In addition to tax cuts, congressional Democrats say they also want spending targeted at specific groups such as the unemployed. They have also discussed denying rebates to taxpayers who earn more than $85,000 and offering them to those who don't pay income taxes at all.

Despite the market's disappointment, the plan President Bush announced Friday, which is equivalent to about 1% of gross domestic product, came in at the high end of expectations in Washington.

In addition, Fed Funds futures and options show a 40% probability of 50 and 75 bps cuts, and almost a 20% probability of a 1% cut. The jump in the odds of a 75 bps cut was near Bernanke's speech on 1/11 and the wholesale trade and retail sales reports. The probability of a 1% cut increased near the consumer sentiment report and Bernanke's Congressional Testimony.

None of this will ward off a recession in the United States. The slowdown in growth isn't purely a liquidity problem. It's a confidence problem causing a lack of liquidity. Banks won't start lending to one another again until they have a better idea of who owes what. Until then they're going to continue to horde cash to shore up their balance sheets to prepare for the worst.

Further, this isn't just a subprime or even a mortgage problem (we have yet to even reach the pinnacle of the option ARM wave). Issues are beginning to surface in the commercial real estate, auto loan, and credit card secondary markets. Who knows what other credit products will follow?

The actions of the Fed and Washington won't stop the stock market's decline, or the oncoming/current recession, since this current slowdown is a confidence problem, not a liquidity/stimulus problem. And, unfortunately, the problem is likely to get worse before it gets better.

I expect the market to slowly work its way up - with a few relief/short-squeeze rallies - over the next week or two, sending major indices near their August lows (about a 5-6% gain from Friday's close). I will enter a short position in the NASDAQ 100 and/or Russell 2000 near the August lows if they are attained before the Fed meeting next week, since I expect the catalyst to the next major move down to be the outcome of the meeting.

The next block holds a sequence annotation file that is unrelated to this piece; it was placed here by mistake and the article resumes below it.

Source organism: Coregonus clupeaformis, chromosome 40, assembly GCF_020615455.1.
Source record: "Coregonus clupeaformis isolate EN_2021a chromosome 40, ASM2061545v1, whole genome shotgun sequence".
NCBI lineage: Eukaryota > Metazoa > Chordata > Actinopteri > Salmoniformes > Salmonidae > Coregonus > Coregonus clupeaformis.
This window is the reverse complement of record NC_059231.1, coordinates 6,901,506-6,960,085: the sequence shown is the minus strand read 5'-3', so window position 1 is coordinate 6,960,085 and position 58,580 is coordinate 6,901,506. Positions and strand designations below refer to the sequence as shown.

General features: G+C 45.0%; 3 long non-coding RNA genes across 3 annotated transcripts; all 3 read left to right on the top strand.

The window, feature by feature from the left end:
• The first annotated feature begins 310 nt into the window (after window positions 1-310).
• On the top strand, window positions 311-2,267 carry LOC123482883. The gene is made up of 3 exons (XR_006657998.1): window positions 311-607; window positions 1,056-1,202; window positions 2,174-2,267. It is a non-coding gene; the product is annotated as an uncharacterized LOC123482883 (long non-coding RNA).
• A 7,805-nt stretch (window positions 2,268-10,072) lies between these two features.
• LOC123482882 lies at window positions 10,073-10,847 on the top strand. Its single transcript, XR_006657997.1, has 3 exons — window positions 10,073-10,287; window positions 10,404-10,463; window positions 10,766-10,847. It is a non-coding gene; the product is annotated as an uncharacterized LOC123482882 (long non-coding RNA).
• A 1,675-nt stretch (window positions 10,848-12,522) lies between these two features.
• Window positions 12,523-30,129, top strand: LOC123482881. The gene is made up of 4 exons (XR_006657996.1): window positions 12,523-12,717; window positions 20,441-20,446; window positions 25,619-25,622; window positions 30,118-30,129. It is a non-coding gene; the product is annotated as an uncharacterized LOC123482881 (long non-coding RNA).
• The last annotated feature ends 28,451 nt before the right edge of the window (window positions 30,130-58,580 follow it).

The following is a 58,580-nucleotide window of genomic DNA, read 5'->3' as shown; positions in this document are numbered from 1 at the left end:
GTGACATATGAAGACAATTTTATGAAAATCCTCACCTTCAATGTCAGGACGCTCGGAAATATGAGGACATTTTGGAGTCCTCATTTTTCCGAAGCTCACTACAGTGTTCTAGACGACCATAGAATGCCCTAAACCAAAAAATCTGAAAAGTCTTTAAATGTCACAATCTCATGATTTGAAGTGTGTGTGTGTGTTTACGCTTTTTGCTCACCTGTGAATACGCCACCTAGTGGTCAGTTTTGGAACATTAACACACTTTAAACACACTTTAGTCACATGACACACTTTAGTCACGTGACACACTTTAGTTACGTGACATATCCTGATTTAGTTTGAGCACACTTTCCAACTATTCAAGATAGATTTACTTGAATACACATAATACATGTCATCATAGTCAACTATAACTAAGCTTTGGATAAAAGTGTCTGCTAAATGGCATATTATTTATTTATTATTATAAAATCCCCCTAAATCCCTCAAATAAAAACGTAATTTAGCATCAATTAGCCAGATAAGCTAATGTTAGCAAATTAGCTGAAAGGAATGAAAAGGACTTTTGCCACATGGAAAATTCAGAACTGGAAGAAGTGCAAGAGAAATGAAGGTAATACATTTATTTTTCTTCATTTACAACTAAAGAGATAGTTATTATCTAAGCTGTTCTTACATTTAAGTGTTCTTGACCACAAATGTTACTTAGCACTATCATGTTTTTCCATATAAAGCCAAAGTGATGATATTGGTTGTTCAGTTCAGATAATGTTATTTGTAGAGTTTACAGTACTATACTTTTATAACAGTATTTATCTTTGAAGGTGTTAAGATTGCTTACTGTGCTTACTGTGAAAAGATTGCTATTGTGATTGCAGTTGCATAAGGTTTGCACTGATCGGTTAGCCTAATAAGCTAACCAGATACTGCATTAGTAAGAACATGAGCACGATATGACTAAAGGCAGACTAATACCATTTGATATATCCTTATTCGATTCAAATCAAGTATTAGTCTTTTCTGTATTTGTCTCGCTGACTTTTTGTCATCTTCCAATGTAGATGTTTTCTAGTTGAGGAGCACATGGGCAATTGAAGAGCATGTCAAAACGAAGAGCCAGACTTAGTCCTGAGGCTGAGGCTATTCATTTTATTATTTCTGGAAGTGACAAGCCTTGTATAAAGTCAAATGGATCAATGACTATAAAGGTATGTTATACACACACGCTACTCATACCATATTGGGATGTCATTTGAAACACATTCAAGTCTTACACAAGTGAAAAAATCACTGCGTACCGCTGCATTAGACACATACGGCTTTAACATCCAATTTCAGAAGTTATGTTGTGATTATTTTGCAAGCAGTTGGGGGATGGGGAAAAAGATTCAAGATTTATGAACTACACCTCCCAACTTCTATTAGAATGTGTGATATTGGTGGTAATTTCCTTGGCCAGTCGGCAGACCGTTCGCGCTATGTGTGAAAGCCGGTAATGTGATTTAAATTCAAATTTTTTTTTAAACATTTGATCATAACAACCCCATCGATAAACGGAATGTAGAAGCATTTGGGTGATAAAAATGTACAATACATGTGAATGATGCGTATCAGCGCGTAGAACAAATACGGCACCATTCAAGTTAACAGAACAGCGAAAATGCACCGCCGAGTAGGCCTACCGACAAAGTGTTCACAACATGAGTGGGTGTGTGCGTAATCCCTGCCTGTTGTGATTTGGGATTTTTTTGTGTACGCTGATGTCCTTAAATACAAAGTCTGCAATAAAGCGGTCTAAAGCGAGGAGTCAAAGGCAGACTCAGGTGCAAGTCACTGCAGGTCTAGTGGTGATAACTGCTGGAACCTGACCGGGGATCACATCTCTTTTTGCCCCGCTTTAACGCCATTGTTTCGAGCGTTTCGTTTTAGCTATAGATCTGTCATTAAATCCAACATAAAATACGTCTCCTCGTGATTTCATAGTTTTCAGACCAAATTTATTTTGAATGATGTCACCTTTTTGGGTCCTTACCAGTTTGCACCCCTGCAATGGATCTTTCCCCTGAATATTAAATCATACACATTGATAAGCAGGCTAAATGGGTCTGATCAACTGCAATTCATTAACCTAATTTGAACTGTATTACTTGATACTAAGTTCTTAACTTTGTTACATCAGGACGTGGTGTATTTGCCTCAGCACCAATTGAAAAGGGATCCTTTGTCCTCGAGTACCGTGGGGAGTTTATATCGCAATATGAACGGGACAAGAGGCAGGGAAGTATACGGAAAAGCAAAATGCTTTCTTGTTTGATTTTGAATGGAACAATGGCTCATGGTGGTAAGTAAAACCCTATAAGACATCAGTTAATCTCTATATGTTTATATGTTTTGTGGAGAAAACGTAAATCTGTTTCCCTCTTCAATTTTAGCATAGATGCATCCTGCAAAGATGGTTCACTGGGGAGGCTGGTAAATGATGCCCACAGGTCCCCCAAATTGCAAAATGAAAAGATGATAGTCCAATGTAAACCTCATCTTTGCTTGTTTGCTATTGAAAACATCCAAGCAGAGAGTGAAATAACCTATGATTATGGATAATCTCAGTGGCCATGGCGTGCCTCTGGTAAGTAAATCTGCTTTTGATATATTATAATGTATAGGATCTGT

Sunday, January 13, 2008

Predicting Recessions

John Mauldin's Outside the Box newsletter released last Monday discussed many of the current issues facing the stock market. One paragraph in particular stood out to me, since I had read a portion of it elsewhere.

Last week's poor ISM and employment reports add further confirmation to this expectation, particularly given that total non-farm employment has grown by less than 1% over the past year, less than 0.5% over the past 6 months, and the unemployment rate has spiked 0.6% from its 12-month low (all of which have historically indicated oncoming recessions). The ECRI Weekly Leading Index is now clearly contracting as well. The expectation of oncoming recession may be gaining some amount of sponsorship, but it is still far from the consensus view, and is therefore most probably far from being fully discounted in stock prices.
I had read before that a reliable indicator of oncoming recession is when the unemployment rate rises 0.5% from its recent trough. I had not seen the other two predictors of recession, although they are probably true by virtue of being correlated with one another.

These measures are good indicators because they proxy future consumer spending. They would be less reliable when predicting recessions caused by decreases in investment. Your thoughts?

Minding the Hinges on Pandora's Box
By John P. Hussman, Ph.D.
John Mauldin's Outside the Box, 1/7/2008